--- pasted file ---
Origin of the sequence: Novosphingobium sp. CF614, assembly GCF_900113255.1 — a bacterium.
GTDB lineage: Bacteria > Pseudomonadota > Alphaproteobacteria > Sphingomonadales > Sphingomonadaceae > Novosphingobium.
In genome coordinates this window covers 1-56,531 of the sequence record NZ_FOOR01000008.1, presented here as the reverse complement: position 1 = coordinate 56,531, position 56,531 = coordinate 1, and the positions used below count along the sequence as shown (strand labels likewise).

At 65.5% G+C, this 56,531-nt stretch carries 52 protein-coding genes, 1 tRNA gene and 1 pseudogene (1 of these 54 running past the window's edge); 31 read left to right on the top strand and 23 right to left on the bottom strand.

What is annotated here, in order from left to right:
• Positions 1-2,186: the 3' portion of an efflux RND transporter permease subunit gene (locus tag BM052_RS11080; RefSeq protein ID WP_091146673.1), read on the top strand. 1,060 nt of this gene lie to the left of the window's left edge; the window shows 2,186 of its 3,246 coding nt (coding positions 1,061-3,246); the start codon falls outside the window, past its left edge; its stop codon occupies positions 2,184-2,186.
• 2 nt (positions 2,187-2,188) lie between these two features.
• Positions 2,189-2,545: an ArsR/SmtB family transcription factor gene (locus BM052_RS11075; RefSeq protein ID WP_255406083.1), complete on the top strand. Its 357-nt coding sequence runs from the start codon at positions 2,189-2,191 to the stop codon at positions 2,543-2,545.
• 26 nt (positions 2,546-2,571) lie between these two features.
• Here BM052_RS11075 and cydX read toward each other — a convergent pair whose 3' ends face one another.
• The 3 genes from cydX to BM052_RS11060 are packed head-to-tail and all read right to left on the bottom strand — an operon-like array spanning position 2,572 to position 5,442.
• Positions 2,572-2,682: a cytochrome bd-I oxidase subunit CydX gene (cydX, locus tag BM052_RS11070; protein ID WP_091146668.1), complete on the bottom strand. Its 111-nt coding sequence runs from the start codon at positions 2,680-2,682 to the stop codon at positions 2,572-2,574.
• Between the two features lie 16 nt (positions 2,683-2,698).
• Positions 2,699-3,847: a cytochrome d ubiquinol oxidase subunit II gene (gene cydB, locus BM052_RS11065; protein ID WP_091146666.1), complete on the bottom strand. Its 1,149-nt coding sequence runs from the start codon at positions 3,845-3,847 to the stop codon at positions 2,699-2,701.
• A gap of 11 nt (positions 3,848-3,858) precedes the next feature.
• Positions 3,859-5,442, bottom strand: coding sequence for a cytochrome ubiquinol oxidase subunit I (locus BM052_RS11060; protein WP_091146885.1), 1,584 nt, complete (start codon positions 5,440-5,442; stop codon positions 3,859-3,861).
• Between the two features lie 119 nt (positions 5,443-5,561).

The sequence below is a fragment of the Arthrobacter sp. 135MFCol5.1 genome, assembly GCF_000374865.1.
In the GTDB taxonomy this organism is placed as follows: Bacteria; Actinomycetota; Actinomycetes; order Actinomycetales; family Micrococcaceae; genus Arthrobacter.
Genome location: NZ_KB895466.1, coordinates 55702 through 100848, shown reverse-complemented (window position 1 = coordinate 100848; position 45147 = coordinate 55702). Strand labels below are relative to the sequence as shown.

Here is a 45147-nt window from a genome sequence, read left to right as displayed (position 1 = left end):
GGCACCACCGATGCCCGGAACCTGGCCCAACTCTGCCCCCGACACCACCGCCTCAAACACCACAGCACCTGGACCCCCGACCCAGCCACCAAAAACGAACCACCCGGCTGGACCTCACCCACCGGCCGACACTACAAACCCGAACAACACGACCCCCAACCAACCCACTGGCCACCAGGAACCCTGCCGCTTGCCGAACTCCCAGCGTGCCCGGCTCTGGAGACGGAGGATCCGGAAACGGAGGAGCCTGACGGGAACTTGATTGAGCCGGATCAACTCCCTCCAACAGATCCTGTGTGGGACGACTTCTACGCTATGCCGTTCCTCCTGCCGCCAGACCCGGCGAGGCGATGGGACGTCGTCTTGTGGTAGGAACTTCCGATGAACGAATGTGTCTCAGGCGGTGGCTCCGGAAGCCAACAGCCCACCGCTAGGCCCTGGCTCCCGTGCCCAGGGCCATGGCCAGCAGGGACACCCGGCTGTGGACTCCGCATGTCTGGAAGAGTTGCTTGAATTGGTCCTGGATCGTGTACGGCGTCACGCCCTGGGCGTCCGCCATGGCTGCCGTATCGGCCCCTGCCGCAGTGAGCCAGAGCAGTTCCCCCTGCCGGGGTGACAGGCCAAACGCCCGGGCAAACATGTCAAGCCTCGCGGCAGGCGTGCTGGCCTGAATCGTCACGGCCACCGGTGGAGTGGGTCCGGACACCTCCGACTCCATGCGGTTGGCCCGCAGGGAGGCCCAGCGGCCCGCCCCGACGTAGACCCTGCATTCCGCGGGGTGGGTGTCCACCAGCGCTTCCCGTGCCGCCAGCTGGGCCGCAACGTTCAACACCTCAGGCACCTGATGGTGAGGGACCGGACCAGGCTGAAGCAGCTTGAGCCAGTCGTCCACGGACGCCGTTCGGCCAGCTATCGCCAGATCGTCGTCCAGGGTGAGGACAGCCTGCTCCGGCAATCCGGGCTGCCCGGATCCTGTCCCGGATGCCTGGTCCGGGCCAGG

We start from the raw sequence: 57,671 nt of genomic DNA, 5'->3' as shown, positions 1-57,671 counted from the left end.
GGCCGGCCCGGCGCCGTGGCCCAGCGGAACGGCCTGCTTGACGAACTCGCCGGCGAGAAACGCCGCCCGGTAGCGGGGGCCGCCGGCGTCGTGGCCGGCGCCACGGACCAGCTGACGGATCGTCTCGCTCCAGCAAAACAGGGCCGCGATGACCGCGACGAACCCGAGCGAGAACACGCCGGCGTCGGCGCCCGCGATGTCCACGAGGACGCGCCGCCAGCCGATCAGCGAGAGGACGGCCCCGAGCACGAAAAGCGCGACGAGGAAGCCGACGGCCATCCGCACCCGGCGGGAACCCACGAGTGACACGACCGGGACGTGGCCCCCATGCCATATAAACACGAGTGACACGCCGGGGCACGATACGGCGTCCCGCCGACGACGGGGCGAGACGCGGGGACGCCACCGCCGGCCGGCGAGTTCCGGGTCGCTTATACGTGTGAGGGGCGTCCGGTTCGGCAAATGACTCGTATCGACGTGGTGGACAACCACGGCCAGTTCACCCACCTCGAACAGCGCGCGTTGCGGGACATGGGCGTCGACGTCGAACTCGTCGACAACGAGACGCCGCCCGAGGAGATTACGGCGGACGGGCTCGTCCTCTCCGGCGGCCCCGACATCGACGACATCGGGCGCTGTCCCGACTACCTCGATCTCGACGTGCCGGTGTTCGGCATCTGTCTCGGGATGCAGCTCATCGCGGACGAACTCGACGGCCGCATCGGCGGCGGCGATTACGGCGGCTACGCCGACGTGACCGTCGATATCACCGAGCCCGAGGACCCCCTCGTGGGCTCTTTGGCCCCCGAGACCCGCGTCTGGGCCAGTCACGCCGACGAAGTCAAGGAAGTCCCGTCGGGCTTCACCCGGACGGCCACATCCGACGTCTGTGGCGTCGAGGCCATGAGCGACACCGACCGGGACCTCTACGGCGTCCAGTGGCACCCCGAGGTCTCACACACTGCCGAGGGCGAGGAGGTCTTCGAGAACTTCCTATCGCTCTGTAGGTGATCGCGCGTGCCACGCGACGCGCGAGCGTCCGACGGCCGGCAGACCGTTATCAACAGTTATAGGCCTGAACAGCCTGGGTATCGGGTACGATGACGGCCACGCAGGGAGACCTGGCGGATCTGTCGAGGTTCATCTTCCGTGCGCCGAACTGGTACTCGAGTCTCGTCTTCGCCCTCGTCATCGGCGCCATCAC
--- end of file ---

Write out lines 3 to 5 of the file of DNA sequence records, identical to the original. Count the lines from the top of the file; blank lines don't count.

In genome coordinates this window covers 1-56,531 of the sequence record NZ_FOOR01000008.1, presented here as the reverse complement: position 1 = coordinate 56,531, position 56,531 = coordinate 1, and the positions used below count along the sequence as shown (strand labels likewise).

At 65.5% G+C, this 56,531-nt stretch carries 52 protein-coding genes, 1 tRNA gene and 1 pseudogene (1 of these 54 running past the window's edge); 31 read left to right on the top strand and 23 right to left on the bottom strand.

What is annotated here, in order from left to right: